Firearms

5 Lessons for Recoil

Slip on recoil pad added to rifle stock

Shooting a rifle is different from shooting a shotgun. Having fired thousands of rounds from both, I have developed and learned several best practices that will help you enjoy the practice sessions that will ensure when your opportunity arrives you have the best chance of winning the match or harvesting the game.

Number One

A shotgun trigger is pulled; a rifle trigger is squeezed. This simple rule alone can shrink your groups from dinner plate- to quarter- and even nickel-sized. An ol’ time mentor taught me that every shot from a rifle should come as a complete surprise.

Number Two

Shooter firing from a prone position with proper eye relief
Make sure you have the proper length of pull, which will allow you to weld your cheek to the stock and have a great site picture.
Thou shalt buy a gun that fits. Recoil is dynamic. A great number of rounds are fired from a stationary position in which the shooter is taking the full force of the recoil straight back to the shoulder. Because of this, rifle recoil tends to be sharper and higher than shotgun recoil. Make sure you have the proper length of pull, which will allow you to weld your cheek to the stock and have a great site picture.

Number Three

Always shoot with a recoil pad. Years ago, rifles came with a metal buttplate or, if there was a recoil pad attached, a hard rubber pad that was just as good at taming recoil as metal. Many rifles today come stock with great recoil pads. If yours does not, or, comes with a poor one, there are several manufacturers out there such as Sims, Pachmayr, and others that are made to specifically fit your rifle. Spending $20 or $30 for a quality recoil pad will absolutely make you a better shooter.

Number Four

Pick the right caliber. Today’s bullets make it possible to take bigger game with smaller calibers than was ethically possible past. Wildcatting has made some great rounds that perform as well as their magnum counterparts with significantly less recoil. My first rifle, a 7mm Remington Magnum, produces a brutal amount of recoil, especially to a youth or woman. A 7mm–08 is practically the ballistic equivalent, uses the same diameter bullet, and yet only gives up around 200 ft/s. If you plan on hunting dangerous game, and required to use a large-caliber rifle there are many manufacturers and aftermarket companies that build muzzle brakes to make even the “heavy hitters” perform mildly in the recoil department.

Number Five

Slip on recoil pad added to rifle stock
Spending $20 or $30 for a quality recoil pad will absolutely make you a better shooter.
Practice, practice, practice. The argument could be made that this is number one, however, people who have recoil issues with lots of practice develop substantial flinch, which is then exacerbated with more practice. The more you practice good form, the greater chance you will perform at your best when that “moment of truth” arrives. You will be able to take aim, let out a bit of breath, squeeze the trigger, and deliver the bullet exactly where you want with confidence, because you do not have concerns about the recoil of your firearm.

We’ve all seen the videos and heard the stories of people putting a hard kicking gone in the hands of a first-time shooter, a young woman, or a child. That’s the worst possible thing you could do.

What was your first experience with recoil like? How did you finally address it? Tell us about you experiences with recoil in the comment section.

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Comments (10)

  1. Great stories, guys ! As a newbie hunter shopping for his first deer rifle, what advice can anyone give about the best compromise between recoil, effectiveness on the game (knockdown preferable to pass-thru and have to follow a long blood trail), caliber, and price of the ammo (so in the back of my head each shot is not counted in terms of cases of beer no longer affordable this month) ? Also, any advice on bolt / semiauto / pump actions ? 20 yrs of M16 / M4 experience as a Army NCO, but just starting out as a firearm owner since retiring.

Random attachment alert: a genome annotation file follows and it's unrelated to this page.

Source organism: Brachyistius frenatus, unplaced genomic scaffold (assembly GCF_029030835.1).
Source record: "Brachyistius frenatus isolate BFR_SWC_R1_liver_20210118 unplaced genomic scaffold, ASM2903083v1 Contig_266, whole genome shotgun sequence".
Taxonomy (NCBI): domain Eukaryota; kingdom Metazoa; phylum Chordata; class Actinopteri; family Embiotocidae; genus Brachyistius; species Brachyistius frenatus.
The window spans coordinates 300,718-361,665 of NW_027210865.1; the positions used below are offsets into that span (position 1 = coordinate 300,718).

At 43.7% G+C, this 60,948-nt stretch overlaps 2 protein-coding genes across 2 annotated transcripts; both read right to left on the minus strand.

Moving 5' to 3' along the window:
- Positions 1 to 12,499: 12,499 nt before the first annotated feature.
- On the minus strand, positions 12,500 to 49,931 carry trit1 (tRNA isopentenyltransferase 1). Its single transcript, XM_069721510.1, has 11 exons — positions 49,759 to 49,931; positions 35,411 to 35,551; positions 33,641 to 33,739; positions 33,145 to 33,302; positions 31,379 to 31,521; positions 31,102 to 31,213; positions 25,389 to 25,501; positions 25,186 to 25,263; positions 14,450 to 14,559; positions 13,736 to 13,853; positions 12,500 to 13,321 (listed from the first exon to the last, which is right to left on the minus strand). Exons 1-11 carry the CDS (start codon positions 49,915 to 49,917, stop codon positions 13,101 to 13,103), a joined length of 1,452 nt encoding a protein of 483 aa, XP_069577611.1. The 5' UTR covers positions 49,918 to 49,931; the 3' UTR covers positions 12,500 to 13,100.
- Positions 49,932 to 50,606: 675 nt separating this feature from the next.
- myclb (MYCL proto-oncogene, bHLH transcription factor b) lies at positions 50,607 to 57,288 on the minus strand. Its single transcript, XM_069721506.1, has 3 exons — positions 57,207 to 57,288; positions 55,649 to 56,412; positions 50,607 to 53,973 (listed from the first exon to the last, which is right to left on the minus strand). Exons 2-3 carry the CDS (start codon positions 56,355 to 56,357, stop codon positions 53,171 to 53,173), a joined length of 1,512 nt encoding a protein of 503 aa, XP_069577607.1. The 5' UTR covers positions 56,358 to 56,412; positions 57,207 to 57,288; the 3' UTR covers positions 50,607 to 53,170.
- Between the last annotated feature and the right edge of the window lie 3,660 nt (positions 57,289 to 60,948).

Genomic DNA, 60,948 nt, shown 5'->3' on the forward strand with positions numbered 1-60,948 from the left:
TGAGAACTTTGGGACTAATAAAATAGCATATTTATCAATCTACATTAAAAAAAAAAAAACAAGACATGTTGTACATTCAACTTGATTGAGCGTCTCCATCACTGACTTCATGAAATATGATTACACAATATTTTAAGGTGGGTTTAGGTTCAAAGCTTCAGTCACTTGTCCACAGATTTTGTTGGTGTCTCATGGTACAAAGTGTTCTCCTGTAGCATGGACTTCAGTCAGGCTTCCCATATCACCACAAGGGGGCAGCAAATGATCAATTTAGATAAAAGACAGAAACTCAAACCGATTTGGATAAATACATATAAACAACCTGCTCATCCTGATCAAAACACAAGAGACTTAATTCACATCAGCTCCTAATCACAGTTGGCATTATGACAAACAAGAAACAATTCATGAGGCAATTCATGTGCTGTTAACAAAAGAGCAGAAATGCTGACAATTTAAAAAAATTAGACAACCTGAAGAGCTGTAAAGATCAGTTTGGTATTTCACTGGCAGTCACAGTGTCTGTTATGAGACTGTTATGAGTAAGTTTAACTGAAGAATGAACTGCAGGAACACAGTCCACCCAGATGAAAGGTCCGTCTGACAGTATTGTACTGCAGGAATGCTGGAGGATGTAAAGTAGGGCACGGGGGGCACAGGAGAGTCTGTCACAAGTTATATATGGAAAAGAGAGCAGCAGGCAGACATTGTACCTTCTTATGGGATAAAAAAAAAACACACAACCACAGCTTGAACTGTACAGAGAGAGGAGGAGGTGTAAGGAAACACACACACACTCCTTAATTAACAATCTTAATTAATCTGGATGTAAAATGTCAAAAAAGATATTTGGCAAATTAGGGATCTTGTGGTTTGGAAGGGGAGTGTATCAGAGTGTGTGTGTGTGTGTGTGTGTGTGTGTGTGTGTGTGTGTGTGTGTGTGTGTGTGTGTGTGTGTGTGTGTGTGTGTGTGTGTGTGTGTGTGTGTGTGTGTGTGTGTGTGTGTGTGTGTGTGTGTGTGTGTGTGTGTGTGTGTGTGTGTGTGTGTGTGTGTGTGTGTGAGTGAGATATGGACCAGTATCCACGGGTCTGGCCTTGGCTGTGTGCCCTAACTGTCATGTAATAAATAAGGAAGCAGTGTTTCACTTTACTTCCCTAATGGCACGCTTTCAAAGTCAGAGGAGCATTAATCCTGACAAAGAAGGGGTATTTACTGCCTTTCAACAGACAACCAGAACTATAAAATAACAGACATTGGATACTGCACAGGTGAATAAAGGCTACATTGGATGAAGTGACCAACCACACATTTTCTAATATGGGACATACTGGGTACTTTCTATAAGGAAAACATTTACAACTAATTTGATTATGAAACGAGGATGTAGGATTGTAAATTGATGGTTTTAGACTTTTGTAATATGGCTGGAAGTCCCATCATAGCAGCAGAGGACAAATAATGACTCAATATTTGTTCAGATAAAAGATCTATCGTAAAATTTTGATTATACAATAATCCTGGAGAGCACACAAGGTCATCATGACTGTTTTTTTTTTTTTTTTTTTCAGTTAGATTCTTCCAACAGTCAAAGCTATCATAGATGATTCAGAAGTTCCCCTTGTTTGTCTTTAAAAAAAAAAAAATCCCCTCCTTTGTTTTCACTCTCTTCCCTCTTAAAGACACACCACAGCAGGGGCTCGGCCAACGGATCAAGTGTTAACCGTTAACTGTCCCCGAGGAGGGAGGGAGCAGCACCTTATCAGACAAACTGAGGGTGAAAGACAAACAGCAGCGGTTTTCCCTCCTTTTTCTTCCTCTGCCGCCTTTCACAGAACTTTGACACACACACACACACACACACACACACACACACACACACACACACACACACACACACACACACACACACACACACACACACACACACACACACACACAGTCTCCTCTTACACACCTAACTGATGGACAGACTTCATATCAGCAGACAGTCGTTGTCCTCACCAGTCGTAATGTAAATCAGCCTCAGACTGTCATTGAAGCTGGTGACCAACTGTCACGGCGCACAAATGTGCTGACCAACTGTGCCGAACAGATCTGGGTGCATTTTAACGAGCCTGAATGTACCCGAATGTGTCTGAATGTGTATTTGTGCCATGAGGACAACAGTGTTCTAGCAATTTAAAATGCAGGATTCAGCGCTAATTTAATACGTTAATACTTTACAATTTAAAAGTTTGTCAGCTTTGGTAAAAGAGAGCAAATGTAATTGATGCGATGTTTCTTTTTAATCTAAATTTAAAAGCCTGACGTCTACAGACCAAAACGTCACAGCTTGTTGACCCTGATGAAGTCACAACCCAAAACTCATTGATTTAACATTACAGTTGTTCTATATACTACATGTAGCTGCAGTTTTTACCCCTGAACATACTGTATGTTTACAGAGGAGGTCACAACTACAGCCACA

2. Great stories, guys ! As a newbie hunter shopping for his first deer rifle, what advice can anyone give about the best compromise between recoil, effectiveness on the game (knockdown preferable to pass-thru and have to follow a long blood trail), caliber, and price of the ammo (so in the back of my head each shot is counted in terms of cases of beer no longer affordable this month) ? Also, any advice on bolt / semiauto / pump actions ? 20 yrs of M16 / M4 experience as a Army NCO, but just starting out as a firearm owner since retiring.

  3. One of the first times I went shooting with my Dad I was shooting a single shot .22 Remington Colt rifle. After I had been shooting it for awhile I asked my Dad if I could shoot his .30 .06 deer rifle that he had been shooting. He asked if I knew how to shoot one and I arrogantly said “of course”. He gave me the gun told me it had a good kick and to hold it tightly. Then I looked into the scope. I said this doesn’t look so bad no wonder you can shoot so good and pulled the trigger. The scope opened a cut in my eye brow and the gun jumped out of my hands and landed on the ground. Thankfully no damage was done to the gun nor scope. I realized what it meant to hold on to a gun the gun from that day on. I also became less arrogant about shooting. After the blood stopped he instructed me on the way to shoot correctly. The cut healed, Dad’s gone and I don’t look into a scope that close any more.

  4. My uncle and Dad had me shooting .22’s at a young age, and with shooting squirrels in SE Missouri, I soon became a crack shot. My mom carried an old Win 30-30 model 94, deer hunting. After she passed when I was 10, Dad always said, ‘when you are big enough to rack off five rounds off the back porch, it’s yours.’ I accomplished this at the young age of 14. That gun kicks like a mule, but in all the times that I have taken deer with that rifle have I ever once felt the recoil. That said, these days that rifle pretty much stays in the safe.

  5. When I was 14 (1953), I bought a Winchester Model 70 in .270 caliber with money I had earned doing summer jobs (paid $120 for it!!). The first time I shot it, Dad had me shoot from the prone position. After the first shot, I was shocked and dismayed at how terrible the recoil was. (I had hunted deer for a couple of years with Mom’s .257 Roberts which was pretty much recoilless). Although the .270 was not a huge caliber, I wondered if I had made a mistake in buying it. Being a skinny, wimpy kid, maybe I should have opted for a .257 or .243??? But Dad insisted the .270 was a “man’s gun” and the best to have.